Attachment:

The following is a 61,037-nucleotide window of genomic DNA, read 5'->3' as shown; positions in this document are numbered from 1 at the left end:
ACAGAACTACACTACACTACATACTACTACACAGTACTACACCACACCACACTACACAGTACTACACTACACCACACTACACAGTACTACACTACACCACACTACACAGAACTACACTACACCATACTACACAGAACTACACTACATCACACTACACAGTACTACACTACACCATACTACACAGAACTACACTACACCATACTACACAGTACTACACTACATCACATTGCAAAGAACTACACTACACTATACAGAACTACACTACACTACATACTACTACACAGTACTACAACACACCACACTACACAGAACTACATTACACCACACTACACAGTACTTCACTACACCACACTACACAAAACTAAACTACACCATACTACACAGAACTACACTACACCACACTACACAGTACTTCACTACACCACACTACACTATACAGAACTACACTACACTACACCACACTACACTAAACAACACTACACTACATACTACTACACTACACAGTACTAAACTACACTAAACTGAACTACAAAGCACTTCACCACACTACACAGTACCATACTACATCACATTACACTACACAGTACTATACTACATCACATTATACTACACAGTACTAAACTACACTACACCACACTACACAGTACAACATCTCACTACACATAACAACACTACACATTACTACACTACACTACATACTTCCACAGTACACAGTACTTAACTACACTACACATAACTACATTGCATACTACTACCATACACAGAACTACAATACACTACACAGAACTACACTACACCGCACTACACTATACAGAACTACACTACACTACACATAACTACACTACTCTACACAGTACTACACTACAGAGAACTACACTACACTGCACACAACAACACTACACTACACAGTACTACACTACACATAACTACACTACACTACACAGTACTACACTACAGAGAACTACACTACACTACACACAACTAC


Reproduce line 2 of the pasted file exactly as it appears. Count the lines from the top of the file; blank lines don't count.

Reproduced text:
ACAGAACTACACTACACTACATACTACTACACAGTACTACACCACACCACACTACACAGTACTACACTACACCACACTACACAGTACTACACTACACCACACTACACAGAACTACACTACACCATACTACACAGAACTACACTACATCACACTACACAGTACTACACTACACCATACTACACAGAACTACACTACACCATACTACACAGTACTACACTACATCACATTGCAAAGAACTACACTACACTATACAGAACTACACTACACTACATACTACTACACAGTACTACAACACACCACACTACACAGAACTACATTACACCACACTACACAGTACTTCACTACACCACACTACACAAAACTAAACTACACCATACTACACAGAACTACACTACACCACACTACACAGTACTTCACTACACCACACTACACTATACAGAACTACACTACACTACACCACACTACACTAAACAACACTACACTACATACTACTACACTACACAGTACTAAACTACACTAAACTGAACTACAAAGCACTTCACCACACTACACAGTACCATACTACATCACATTACACTACACAGTACTATACTACATCACATTATACTACACAGTACTAAACTACACTACACCACACTACACAGTACAACATCTCACTACACATAACAACACTACACATTACTACACTACACTACATACTTCCACAGTACACAGTACTTAACTACACTACACATAACTACATTGCATACTACTACCATACACAGAACTACAATACACTACACAGAACTACACTACACCGCACTACACTATACAGAACTACACTACACTACACATAACTACACTACTCTACACAGTACTACACTACAGAGAACTACACTACACTGCACACAACAACACTACACTACACAGTACTACACTACACATAACTACACTACACTACACAGTACTACACTACAGAGAACTACACTACACTACACACAACTAC